control of AOU in upwelling regions.
Some freshly-produced fractions of DON and DOP with turnover times of months to
years were capable of escaping rapid microbial degradation in surface waters and
became entrained into deep waters via diffusive mixing. Subsequent microbial
degradation of these DON and DOP took place in the thermocline, regenerating
inorganic nutrients. Statistically significant correlations were observed between the
DON-to-DIN and DOP-to-DIP relationships. Calculations of the fluxes of dissolved
organic nutrients relative to inorganic nutrients suggested that in the upper thermocline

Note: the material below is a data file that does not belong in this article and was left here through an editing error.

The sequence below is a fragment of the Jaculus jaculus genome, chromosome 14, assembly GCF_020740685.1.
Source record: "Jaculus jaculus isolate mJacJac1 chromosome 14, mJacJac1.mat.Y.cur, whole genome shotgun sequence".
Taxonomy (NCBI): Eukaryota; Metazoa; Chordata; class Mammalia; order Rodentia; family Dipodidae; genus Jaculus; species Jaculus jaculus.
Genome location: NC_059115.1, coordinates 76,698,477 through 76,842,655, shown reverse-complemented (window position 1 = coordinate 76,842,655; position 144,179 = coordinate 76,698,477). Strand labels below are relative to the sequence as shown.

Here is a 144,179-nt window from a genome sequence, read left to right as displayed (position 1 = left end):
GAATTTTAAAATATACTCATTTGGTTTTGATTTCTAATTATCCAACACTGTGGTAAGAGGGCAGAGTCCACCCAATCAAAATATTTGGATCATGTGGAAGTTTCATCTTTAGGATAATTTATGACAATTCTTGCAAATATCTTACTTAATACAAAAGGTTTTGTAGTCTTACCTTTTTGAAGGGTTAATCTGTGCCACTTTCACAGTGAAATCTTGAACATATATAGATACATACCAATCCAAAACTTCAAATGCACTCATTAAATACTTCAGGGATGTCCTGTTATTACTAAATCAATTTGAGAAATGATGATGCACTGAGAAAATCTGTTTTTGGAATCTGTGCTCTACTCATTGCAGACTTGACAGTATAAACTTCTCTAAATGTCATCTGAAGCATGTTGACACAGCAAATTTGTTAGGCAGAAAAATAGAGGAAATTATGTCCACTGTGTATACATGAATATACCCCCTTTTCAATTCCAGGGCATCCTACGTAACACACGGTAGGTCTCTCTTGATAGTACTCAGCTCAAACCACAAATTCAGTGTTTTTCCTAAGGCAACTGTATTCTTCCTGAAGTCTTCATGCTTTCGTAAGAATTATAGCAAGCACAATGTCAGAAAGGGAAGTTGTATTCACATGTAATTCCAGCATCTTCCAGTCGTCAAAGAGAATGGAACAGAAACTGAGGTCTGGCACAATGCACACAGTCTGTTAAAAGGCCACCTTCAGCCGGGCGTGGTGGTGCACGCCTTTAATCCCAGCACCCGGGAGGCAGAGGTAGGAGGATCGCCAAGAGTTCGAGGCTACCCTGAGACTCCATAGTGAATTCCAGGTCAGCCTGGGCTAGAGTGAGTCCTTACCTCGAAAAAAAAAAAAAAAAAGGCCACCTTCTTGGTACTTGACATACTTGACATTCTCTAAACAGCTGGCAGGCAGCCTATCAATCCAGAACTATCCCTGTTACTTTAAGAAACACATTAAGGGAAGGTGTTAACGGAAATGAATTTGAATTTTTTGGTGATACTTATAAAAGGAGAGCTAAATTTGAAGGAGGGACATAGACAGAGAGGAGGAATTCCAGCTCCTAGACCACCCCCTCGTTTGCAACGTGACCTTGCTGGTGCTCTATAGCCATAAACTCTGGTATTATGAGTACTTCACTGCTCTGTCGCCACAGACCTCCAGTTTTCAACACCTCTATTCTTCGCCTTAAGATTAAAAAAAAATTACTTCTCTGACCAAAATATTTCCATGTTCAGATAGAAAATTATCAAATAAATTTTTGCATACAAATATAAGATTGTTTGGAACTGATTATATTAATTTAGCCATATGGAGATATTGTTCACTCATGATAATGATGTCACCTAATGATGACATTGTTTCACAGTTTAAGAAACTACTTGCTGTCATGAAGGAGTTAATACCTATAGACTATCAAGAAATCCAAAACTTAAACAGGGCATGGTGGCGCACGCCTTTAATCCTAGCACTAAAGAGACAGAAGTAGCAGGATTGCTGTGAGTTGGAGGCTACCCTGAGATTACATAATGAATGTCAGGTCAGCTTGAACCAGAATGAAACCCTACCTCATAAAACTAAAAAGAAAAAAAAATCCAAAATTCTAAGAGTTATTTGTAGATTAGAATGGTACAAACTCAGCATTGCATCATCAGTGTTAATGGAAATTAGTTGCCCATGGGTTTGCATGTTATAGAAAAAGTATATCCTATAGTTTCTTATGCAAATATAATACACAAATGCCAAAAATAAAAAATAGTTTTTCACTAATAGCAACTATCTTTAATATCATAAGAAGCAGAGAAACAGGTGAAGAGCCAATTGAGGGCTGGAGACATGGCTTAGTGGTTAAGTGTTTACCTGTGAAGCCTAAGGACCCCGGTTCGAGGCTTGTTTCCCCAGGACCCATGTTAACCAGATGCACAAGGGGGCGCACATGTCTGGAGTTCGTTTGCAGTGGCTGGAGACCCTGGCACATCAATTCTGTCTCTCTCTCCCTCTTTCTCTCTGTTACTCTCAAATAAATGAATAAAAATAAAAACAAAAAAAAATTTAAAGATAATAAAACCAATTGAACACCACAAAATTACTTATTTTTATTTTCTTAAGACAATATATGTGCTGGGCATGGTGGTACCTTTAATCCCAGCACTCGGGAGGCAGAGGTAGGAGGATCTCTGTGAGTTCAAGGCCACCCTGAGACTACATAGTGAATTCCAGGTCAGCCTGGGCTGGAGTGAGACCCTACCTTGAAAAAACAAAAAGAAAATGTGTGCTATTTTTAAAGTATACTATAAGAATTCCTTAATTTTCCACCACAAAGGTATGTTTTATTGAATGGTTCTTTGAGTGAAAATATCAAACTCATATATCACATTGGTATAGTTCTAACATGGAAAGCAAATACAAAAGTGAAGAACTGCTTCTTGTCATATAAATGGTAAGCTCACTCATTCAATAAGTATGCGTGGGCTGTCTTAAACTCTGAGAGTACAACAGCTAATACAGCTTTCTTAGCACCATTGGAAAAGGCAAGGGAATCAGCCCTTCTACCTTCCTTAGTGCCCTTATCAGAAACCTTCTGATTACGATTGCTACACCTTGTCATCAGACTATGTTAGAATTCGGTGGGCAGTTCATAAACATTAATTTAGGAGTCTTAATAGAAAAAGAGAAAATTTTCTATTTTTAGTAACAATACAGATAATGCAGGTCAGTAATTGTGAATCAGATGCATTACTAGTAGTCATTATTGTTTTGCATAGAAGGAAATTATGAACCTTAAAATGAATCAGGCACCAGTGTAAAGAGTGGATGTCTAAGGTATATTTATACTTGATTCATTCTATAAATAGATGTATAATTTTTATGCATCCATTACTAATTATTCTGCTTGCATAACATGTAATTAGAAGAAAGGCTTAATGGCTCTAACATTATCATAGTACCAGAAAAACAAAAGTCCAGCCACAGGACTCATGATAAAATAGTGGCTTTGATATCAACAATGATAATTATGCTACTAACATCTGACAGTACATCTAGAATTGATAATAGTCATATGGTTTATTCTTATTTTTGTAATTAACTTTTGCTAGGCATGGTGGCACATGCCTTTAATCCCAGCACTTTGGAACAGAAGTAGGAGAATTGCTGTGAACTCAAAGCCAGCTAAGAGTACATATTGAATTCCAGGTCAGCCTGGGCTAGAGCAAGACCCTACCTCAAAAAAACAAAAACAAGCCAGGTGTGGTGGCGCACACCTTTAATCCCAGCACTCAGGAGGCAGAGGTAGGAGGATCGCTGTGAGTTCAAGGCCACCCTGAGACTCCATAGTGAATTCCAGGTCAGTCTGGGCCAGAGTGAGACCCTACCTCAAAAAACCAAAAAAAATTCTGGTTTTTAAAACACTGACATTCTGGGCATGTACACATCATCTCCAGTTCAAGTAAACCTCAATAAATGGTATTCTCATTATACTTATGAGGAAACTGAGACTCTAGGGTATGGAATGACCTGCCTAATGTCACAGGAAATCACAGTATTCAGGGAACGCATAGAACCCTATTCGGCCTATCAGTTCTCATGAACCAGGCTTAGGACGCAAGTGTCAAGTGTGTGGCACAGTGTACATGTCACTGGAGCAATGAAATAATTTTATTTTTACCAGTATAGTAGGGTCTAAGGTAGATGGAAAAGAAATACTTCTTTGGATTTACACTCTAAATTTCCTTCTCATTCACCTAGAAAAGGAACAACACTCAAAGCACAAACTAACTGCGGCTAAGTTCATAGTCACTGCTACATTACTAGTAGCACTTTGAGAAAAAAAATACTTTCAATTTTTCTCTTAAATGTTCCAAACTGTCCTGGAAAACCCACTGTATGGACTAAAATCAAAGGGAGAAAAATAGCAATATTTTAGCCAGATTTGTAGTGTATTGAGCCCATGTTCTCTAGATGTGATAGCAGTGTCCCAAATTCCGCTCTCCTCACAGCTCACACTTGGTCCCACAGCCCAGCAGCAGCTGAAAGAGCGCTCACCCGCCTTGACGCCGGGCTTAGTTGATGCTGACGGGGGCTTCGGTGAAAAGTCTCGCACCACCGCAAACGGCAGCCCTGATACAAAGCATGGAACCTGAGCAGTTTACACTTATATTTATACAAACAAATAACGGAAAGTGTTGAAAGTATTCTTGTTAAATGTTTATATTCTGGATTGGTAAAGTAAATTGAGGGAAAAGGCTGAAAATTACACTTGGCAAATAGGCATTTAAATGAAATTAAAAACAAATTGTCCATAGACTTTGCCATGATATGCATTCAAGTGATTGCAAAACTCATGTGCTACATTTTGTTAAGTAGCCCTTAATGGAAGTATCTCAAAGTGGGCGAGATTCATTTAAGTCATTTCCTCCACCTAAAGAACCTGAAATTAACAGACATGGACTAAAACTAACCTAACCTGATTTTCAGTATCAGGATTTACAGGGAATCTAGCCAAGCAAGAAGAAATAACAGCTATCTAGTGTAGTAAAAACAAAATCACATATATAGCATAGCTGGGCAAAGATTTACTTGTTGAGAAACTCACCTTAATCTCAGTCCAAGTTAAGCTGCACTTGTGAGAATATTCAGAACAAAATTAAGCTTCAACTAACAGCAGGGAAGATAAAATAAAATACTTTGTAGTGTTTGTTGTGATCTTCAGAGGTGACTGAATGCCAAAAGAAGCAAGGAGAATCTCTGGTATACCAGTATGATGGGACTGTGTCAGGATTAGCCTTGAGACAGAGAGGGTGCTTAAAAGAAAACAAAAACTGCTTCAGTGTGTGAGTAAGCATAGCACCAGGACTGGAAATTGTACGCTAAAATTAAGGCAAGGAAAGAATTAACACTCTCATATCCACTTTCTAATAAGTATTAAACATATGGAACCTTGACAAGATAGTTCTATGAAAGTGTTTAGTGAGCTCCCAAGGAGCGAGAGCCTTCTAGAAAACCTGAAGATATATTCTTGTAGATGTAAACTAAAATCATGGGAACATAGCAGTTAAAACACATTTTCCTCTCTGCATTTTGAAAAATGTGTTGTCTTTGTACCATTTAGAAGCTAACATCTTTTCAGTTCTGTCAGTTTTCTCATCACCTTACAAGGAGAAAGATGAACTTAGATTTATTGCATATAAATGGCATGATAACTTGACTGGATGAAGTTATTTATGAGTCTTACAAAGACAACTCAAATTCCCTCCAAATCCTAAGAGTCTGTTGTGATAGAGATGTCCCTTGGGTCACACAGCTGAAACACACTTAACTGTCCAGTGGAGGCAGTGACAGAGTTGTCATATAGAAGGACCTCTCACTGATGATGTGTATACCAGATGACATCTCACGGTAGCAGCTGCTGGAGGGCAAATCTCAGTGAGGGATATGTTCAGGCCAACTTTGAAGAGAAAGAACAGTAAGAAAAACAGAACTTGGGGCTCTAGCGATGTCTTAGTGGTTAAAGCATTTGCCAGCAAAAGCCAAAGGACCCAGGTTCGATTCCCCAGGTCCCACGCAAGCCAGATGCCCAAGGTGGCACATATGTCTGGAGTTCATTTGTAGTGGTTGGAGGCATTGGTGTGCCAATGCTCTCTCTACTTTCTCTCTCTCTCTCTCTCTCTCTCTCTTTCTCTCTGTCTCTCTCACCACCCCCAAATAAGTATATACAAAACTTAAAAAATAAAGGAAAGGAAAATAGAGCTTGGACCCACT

(i.e. above 300 m), the downward fluxes of DON and DOP contributed to a total of 4%
and 5% of the upward fluxes of DIN and DIP, respectively, into the euphotic zone. The
remaining of 95% of the upward dissolved inorganic nutrients fell out of the euphotic
zone as particles in order to prevent nutrient accumulation and to maintain nutrient
integrity of the pelagic ecosystem.

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Published date: June 2007
Additional Information: 133pp & appendices.
Organisations: University of Southampton

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Local EPrints ID: 63139
URI: http://eprints.soton.ac.uk/id/eprint/63139
PURE UUID: 8daac3a1-832c-44f7-afb3-e445951be30d

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Date deposited: 12 Sep 2008
Last modified: 13 Mar 2019 20:26

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Author: Xi Pan